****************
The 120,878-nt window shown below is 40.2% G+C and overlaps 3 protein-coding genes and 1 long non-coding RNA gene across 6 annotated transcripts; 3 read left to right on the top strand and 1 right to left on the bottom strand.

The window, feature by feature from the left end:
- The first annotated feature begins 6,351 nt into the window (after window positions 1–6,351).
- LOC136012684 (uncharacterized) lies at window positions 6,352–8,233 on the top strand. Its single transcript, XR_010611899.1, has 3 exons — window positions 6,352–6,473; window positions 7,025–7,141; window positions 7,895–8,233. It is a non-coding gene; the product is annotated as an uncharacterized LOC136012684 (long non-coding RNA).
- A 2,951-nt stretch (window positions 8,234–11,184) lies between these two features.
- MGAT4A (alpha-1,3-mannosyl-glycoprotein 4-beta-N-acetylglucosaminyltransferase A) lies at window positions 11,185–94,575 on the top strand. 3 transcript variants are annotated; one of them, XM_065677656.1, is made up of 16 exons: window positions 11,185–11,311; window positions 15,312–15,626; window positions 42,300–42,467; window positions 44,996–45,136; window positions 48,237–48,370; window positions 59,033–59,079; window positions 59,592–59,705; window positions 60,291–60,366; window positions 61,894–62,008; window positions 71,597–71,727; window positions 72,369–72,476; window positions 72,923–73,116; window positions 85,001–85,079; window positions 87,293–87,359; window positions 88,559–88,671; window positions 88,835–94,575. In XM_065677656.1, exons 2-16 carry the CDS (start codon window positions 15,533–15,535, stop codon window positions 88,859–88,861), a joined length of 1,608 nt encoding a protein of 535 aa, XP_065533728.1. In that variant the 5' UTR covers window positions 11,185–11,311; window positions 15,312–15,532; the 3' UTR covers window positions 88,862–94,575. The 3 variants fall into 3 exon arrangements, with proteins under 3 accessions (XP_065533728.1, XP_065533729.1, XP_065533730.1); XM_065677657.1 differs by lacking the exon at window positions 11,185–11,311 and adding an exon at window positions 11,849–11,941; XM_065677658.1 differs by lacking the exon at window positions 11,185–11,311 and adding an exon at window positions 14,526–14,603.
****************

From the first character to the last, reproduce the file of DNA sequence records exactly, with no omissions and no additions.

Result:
The 120,878-nt window shown below is 40.2% G+C and overlaps 3 protein-coding genes and 1 long non-coding RNA gene across 6 annotated transcripts; 3 read left to right on the top strand and 1 right to left on the bottom strand.

The window, feature by feature from the left end:
- The first annotated feature begins 6,351 nt into the window (after window positions 1–6,351).
- LOC136012684 (uncharacterized) lies at window positions 6,352–8,233 on the top strand. Its single transcript, XR_010611899.1, has 3 exons — window positions 6,352–6,473; window positions 7,025–7,141; window positions 7,895–8,233. It is a non-coding gene; the product is annotated as an uncharacterized LOC136012684 (long non-coding RNA).
- A 2,951-nt stretch (window positions 8,234–11,184) lies between these two features.
- MGAT4A (alpha-1,3-mannosyl-glycoprotein 4-beta-N-acetylglucosaminyltransferase A) lies at window positions 11,185–94,575 on the top strand. 3 transcript variants are annotated; one of them, XM_065677656.1, is made up of 16 exons: window positions 11,185–11,311; window positions 15,312–15,626; window positions 42,300–42,467; window positions 44,996–45,136; window positions 48,237–48,370; window positions 59,033–59,079; window positions 59,592–59,705; window positions 60,291–60,366; window positions 61,894–62,008; window positions 71,597–71,727; window positions 72,369–72,476; window positions 72,923–73,116; window positions 85,001–85,079; window positions 87,293–87,359; window positions 88,559–88,671; window positions 88,835–94,575. In XM_065677656.1, exons 2-16 carry the CDS (start codon window positions 15,533–15,535, stop codon window positions 88,859–88,861), a joined length of 1,608 nt encoding a protein of 535 aa, XP_065533728.1. In that variant the 5' UTR covers window positions 11,185–11,311; window positions 15,312–15,532; the 3' UTR covers window positions 88,862–94,575. The 3 variants fall into 3 exon arrangements, with proteins under 3 accessions (XP_065533728.1, XP_065533729.1, XP_065533730.1); XM_065677657.1 differs by lacking the exon at window positions 11,185–11,311 and adding an exon at window positions 11,849–11,941; XM_065677658.1 differs by lacking the exon at window positions 11,185–11,311 and adding an exon at window positions 14,526–14,603.